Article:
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Will Austria really be able to vaccinate everyone who wants it by the end of June?

Earlier in 2021, Austria promised everyone who wanted a vaccine could get one by the start of July. With the deadline looming, will the goal be met?

A woman recieves a vaccine. Photo by STEPHANE DE SAKUTIN / AFP)
More people want to be vaccinated as the campaign progresses, federal states in Austria report. Photo by JOE KLAMAR / AFP))

At the beginning of April, Federal Chancellor Sebastian Kurz (ÖVP) assured that all Austrians willing to vaccinate could receive their first vaccination by the end of June. 

According to research from the Austrian Press Agency (APA), the only states in Austria where this promise will definitely be kept will be in Lower Austria and Salzburg. 

READ MORE: Can Austria stick to its every adult vaccinated in 100 days target?

Although more than five million vaccine doses have now been given in Austria, more than half of the population eligible to be vaccinated has not had a first jab. 

Kurz said in April he assumed only two thirds of Austrians aged over 16 (7.5 million people), would register to receive a vaccine, leaving him with the target of vaccinating five million people before the end of July. 

Currently around 3.6 million people have received at least one dose of a coronavirus vaccine. 

 

Die Impfung ist unser Ausweg aus der Pandemie & mit ihr kommen wir der Normalität Schritt für Schritt näher!

Posted by Sebastian Kurz on Thursday, April 8, 2021

Vaccine hesitancy has been decreasing in Austria according to APA research with federal states, meaning demand is still high as the rollout continues. 

Many second vaccination doses are due

In addition, the pace of first vaccinations is unlikely to significantly increase, as many second vaccinations are now due, the broadcaster ORF reports.

Last week, the pace of first vaccinations slowed to 35,000 per week, rather than 40,000 to 50,000 per week as seen earlier in May.

However, the number of vaccine dose deliveries should increase in June. In May, 500,000 vaccine doses per week were delivered to Austria, in June it should be up to 700,000 per week.

Lower Austria 

In Lower Austria, State Health Councillor Ulrike Königsberger-Ludwig told APA all people who have registered for the coronavirus vaccination will receive their first injection by the end of June. Since May 10th all age groups from 16 upwards have been able to register for a vaccine. 

Some children aged twelve could be vaccinated as early as June in Lower Austria, especially if they belong to a risk group, according to ORF

Salzburg

In Salzburg, all those who registered for a coronavirus vaccination by May 26th should have received the first jab by the end of June. Those who missed out on this deadline will be eligible from July, health officer LH-Deputy Christian Stoeckl told APA.

Since June 1st, all Salzburg residents aged twelve and over have been able to register for the vaccination, and vaccination of 12 to 20-year-olds is planned over the summer. 

Vienna

A spokesman for the Vienna City Councilor for Health Peter Hacker (SPÖ) told APA that he could not promise everyone who wanted to be vaccinated in Vienna would be able to, as new entries were constantly made in the city’s reservation platform.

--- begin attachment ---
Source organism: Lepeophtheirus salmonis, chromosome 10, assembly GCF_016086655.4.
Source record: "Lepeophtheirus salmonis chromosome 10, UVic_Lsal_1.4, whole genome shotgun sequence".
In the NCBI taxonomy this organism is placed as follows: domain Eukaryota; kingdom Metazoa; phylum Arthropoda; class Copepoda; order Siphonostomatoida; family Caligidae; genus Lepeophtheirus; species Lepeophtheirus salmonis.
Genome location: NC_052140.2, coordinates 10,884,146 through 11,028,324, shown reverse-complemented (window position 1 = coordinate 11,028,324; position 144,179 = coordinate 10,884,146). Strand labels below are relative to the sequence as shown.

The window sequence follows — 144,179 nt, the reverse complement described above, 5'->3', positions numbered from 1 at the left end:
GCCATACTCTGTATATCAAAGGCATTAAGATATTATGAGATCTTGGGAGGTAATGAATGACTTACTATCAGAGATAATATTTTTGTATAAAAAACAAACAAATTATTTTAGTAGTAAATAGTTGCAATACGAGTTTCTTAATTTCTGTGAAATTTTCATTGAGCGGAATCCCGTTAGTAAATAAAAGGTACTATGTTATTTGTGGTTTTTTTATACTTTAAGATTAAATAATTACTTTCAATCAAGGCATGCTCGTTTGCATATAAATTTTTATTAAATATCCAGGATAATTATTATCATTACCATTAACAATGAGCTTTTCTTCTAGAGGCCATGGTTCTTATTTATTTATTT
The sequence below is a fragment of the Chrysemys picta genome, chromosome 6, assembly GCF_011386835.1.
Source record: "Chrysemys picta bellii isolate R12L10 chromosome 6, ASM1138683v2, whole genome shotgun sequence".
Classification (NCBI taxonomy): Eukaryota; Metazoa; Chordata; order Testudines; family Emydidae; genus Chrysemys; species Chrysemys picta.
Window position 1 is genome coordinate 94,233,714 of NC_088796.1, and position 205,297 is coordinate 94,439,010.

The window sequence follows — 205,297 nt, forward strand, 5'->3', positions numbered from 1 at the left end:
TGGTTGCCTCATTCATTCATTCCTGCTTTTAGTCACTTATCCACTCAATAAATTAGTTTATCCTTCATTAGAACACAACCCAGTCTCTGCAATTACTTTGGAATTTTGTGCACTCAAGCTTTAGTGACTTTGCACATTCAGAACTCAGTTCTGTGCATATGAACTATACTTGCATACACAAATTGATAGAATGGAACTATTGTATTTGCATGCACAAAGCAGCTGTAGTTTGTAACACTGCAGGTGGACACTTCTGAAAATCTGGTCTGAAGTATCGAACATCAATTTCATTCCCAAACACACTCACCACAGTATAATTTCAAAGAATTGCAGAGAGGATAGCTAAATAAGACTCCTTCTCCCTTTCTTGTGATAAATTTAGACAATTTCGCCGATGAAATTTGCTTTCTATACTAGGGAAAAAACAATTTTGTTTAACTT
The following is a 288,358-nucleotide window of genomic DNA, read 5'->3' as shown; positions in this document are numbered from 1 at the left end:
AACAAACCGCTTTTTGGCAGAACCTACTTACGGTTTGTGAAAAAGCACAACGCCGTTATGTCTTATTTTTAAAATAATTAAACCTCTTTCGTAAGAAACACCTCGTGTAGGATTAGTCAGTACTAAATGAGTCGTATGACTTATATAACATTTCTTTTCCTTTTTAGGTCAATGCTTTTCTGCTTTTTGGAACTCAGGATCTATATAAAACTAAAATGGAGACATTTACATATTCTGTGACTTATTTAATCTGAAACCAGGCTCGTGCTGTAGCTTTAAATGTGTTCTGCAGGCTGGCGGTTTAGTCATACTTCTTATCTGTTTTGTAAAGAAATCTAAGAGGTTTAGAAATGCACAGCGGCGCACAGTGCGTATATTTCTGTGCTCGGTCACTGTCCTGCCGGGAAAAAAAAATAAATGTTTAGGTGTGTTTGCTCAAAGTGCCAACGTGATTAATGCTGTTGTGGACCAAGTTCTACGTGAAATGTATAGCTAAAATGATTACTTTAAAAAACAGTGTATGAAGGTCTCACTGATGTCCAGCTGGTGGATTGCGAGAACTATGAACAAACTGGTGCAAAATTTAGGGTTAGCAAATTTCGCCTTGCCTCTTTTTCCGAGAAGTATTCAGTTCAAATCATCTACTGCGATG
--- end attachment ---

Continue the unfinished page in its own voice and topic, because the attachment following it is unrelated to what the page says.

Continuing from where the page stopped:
Vienna, which has the lowest vaccination rate of any federal state, plans to have vaccinated up to 60 percent of the population by the end of June. By mid-July – depending on the availability of the vaccine – 70 percent is expected and up to  80 percent in August, including children aged 12 and up.

Priority groups will continue to be vaccinated for the time being with no release of appointments for all groups planned. 

Upper Austria 

In Upper Austria, vaccinations have been open to everyone since May 29th, and there are no longer any priorities. It is currently possible to book a vaccination appointment until the week of July 19th-25th.

Health Councillor Christine Haberlander (ÖVP) said if Upper Austria were given more vaccines the state could administer up to 180,000 vaccinations per week.

Vorarlberg 

In Vorarlberg the vaccination prioritisation based on age, risk or occupational group was lifted three weeks ago. Vorarlberg says it will send all those who have registered on the platform an invitation for a vaccination appointment by the end of June.

Styria 

In Styria all people who registered with the vaccine portal before May 25th will receive an appointment before July 7th.

Any leftover doses will be given to people who have registered with the vaccine service since May 25th onwards. Appointments can only be given out once vaccines are in stock in sufficient quantities, according to the federal state. 

Burgenland

Burgenland’s Coronavirus coordination team say it will “probably not” work out that all those willing to vaccinate have received the first vaccination by the end of June as they do not think they will receive enough vaccine doses in time.

However, the team assumes everyone who is currently registered can be vaccinated by mid-July. Appointments will be given out shortly before the vaccines become available. 

Carinthia 

In Carinthia, new people are registering regularly on the vaccine portal and willingness to vaccinate is increasing to around 60 percent of the population, according to spokesman Gerd Kurath.